The fourth round is the integration into the operational world. Can it function and perform without disturbing any other system? Is it immune to disturbances from any other system? This sounds simple, but the real world is very complex. I worked mostly on a single mainframe with a limited number of interfaces. Microsoft Office works on over a hundred million computers with a nearly endless number of interfaces and configurations — astounding.
This fourth round starts in a test lab with a few thousand different configured computers running test scripts. Recordings from use cases that made previous versions brake are used. Perhaps a hundred thousand known problematic situations are tested. The software is as stable as they can make it.
But this is the end of what is possible to test for the development department and the QA gurus. And there are still too many bugs in the system to release it to the general public. Experience and statistics have taught many this ugly truth.
In the early days, the software industry launched a version ##.1 and all experienced users knew that it would be buggy. Some innovators and early adopters would use it out of curiosity and for adventure. After a few months, version ##.2 would be released with most bugs removed. Later, version ##.23 or ##.31 would be the version in general use.
These first users of the systems became a community that got a peek at the software before it was released. The current practice of beta testing was born.
And with this little history, it is clear what beta-software is. It is the software that is the best the development team can produce, but not good enough for wide use. It is great for users who can tolerate imperfections and the occasional bug, but for those who think it should just work, it is not yet good enough.
The advantage of using a beta release only for selected users instead of calling it release ##.1 is that it is kept away from the unaware. There is no misunderstanding that release 23.1 must be very good because they are at the 23rd version.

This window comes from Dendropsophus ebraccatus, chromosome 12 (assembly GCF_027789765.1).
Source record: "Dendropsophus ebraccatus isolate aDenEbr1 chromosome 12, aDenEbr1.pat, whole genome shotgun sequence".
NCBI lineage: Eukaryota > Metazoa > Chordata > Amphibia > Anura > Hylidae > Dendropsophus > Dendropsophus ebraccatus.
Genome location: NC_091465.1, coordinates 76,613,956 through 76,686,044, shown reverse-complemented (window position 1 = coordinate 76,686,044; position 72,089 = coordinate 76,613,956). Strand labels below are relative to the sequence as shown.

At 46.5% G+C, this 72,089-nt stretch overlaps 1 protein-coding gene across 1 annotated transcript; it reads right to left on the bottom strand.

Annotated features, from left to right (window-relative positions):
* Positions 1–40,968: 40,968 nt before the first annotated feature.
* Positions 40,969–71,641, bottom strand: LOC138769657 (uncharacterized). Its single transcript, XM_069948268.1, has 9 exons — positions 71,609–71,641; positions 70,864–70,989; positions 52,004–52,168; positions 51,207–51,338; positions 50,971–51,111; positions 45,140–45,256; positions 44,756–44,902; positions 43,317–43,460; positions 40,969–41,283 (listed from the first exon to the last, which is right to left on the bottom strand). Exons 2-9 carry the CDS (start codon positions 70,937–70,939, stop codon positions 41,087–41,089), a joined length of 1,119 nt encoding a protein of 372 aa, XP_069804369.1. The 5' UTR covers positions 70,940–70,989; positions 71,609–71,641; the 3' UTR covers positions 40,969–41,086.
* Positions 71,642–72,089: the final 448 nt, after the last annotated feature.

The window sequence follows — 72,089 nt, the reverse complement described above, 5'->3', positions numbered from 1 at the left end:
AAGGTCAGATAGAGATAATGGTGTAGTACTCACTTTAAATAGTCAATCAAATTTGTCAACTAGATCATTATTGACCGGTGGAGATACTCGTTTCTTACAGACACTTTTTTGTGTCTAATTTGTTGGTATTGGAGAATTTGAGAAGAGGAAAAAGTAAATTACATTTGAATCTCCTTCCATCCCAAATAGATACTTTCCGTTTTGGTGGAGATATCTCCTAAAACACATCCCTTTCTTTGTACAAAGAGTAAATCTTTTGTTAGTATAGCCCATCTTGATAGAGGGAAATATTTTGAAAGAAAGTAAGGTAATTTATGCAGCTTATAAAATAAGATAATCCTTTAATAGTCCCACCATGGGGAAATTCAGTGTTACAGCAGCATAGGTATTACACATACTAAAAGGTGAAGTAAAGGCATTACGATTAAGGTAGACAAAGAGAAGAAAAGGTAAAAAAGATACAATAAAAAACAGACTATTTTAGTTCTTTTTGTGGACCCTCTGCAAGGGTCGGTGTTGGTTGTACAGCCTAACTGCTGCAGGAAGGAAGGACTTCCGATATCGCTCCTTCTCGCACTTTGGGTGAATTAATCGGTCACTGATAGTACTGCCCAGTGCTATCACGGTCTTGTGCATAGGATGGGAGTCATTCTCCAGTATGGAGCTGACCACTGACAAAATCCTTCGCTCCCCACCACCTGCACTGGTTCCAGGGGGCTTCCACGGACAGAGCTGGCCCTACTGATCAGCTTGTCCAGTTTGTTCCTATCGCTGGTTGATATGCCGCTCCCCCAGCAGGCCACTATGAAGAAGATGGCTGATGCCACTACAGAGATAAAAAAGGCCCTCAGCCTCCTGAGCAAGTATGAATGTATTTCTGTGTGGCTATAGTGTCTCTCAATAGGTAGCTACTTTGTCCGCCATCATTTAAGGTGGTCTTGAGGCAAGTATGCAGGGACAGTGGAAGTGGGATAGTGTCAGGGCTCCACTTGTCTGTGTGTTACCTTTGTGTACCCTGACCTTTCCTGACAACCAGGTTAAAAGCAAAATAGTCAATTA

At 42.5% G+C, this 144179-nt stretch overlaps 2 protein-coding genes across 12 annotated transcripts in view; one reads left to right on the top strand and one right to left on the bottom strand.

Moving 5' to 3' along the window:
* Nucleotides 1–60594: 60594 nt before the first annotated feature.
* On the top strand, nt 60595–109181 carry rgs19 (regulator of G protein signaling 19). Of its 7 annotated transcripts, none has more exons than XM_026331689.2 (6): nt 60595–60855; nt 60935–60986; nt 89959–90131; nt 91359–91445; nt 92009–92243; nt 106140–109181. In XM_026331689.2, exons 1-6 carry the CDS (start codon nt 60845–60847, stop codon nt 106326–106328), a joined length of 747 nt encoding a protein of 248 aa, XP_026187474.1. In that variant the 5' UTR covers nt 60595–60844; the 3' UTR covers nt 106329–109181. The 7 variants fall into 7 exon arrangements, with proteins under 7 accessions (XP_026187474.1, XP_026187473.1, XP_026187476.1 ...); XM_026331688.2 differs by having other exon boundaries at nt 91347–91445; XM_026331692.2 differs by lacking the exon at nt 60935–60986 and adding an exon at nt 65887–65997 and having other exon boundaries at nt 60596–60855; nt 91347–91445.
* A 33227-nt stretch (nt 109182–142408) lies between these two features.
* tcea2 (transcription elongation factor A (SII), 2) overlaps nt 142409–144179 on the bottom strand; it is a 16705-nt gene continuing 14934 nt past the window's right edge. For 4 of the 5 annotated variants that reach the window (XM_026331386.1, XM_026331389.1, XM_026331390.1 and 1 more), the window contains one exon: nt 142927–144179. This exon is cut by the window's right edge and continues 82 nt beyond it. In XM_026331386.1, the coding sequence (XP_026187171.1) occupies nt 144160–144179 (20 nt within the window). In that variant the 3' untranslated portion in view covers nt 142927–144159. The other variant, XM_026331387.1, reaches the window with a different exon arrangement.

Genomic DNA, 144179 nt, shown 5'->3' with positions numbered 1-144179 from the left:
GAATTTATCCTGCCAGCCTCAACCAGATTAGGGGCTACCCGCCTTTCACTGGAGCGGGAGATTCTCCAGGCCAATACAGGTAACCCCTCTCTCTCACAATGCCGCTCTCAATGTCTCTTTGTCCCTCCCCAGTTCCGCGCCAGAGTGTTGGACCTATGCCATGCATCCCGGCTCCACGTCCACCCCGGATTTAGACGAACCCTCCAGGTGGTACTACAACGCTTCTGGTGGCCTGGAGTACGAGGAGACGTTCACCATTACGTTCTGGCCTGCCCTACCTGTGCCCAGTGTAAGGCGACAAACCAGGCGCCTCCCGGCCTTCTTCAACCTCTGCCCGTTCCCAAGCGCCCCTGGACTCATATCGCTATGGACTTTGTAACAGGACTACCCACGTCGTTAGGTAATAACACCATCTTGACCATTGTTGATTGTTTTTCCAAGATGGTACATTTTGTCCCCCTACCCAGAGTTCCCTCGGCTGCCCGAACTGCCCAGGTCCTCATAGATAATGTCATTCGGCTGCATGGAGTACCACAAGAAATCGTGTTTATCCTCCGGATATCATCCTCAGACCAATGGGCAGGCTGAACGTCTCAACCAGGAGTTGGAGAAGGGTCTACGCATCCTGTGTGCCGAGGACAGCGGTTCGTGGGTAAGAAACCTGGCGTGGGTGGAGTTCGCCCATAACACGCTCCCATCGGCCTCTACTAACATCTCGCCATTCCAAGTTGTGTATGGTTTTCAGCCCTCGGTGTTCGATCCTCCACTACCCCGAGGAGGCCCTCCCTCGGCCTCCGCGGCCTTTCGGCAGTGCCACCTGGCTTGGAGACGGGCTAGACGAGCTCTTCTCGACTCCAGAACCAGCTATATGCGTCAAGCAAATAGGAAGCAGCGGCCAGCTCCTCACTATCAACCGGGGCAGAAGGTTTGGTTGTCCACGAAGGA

Beta testing with real users is the only way to cross the gap between what development can produce and what the general public expects. A good beta testing program starts with a small group of testers, people selected for their skills in using the product and their willingness, and hopefully proven ability, to be critical and describe what improvements need to be made.
With the software becoming more mature, the group of beta testers can be enlarged. Some beta tests involved millions of users. The longer the beta test phase is, the better the product gets. Some companies (e.g., Google) keep their software in beta for many years.
With a neural net–based artificial intelligence (AI) system, we have another problem. There are no specifications. We can not build a test set based on every condition specified in the design. The neural net (NN) was given a few million situations and solutions. It wrote the code to recognize and solve them itself. How can you test this?
It is basically the same way the testing of other software is done. Only there is greater demand for creativity from the testers. The AI can be fed millions of situation in a virtual environment of which the correct solution is known. I wrote about this when discussing Dojo.
In the case of Tesla’s Full Self Driving (FSD) software, this method can get the AI to a competent level. The cases are based on millions of cases uploaded by Tesla drivers. But these virtual cases can never replace real-world testing.
I wrote an article about driving examiners being the best beta testers Tesla could find. This can perhaps better be called alpha testing. It is the last check systematically performed under the auspices of the development team. These people are perfect to decide if it is really feature complete and can handle all normal, foreseeable traffic situations. (What they can not do is help make the software foolproof.)
In the end, though, only normal users, with all their quirks and misunderstandings, can find all the situations where the software is not good enough.
Recently, executives of a competing autonomous driving company criticized Tesla for using the public for beta testing. They were using their own employees to do that, the executives said. Apart from the fact that employees are often less motivated and more easily distracted, as long as you can improve your product by testing it yourself, you are not ready for beta testing. That is the point. But they will learn.